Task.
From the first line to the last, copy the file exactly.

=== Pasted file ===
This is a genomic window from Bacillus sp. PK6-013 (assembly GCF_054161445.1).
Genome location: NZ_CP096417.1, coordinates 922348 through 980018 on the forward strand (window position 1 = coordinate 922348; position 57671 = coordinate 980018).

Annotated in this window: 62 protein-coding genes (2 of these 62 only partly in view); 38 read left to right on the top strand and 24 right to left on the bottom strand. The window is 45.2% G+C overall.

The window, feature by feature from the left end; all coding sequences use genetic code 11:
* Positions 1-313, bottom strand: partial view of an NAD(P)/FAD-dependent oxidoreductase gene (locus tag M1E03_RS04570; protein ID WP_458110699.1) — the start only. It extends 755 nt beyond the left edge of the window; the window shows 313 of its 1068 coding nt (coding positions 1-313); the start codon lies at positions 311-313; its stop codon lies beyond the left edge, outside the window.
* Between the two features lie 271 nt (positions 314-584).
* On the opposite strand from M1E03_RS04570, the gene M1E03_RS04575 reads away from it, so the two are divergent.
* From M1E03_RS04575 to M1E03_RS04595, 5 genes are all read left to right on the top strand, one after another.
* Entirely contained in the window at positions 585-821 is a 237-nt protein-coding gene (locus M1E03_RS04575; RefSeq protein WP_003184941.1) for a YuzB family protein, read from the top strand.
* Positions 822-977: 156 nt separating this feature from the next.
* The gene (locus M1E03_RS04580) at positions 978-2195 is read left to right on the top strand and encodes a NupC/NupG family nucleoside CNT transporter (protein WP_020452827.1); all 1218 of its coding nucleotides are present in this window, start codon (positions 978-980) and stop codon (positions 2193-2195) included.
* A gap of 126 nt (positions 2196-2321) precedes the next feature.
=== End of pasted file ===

This is a genomic window from Bacillus sp. PK6-013 (assembly GCF_054161445.1).
Genome location: NZ_CP096417.1, coordinates 922348 through 980018 on the forward strand (window position 1 = coordinate 922348; position 57671 = coordinate 980018).

Annotated in this window: 62 protein-coding genes (2 of these 62 only partly in view); 38 read left to right on the top strand and 24 right to left on the bottom strand. The window is 45.2% G+C overall.

The window, feature by feature from the left end; all coding sequences use genetic code 11:
* Positions 1-313, bottom strand: partial view of an NAD(P)/FAD-dependent oxidoreductase gene (locus tag M1E03_RS04570; protein ID WP_458110699.1) — the start only. It extends 755 nt beyond the left edge of the window; the window shows 313 of its 1068 coding nt (coding positions 1-313); the start codon lies at positions 311-313; its stop codon lies beyond the left edge, outside the window.
* Between the two features lie 271 nt (positions 314-584).
* On the opposite strand from M1E03_RS04570, the gene M1E03_RS04575 reads away from it, so the two are divergent.
* From M1E03_RS04575 to M1E03_RS04595, 5 genes are all read left to right on the top strand, one after another.
* Entirely contained in the window at positions 585-821 is a 237-nt protein-coding gene (locus M1E03_RS04575; RefSeq protein WP_003184941.1) for a YuzB family protein, read from the top strand.
* Positions 822-977: 156 nt separating this feature from the next.
* The gene (locus M1E03_RS04580) at positions 978-2195 is read left to right on the top strand and encodes a NupC/NupG family nucleoside CNT transporter (protein WP_020452827.1); all 1218 of its coding nucleotides are present in this window, start codon (positions 978-980) and stop codon (positions 2193-2195) included.
* A gap of 126 nt (positions 2196-2321) precedes the next feature.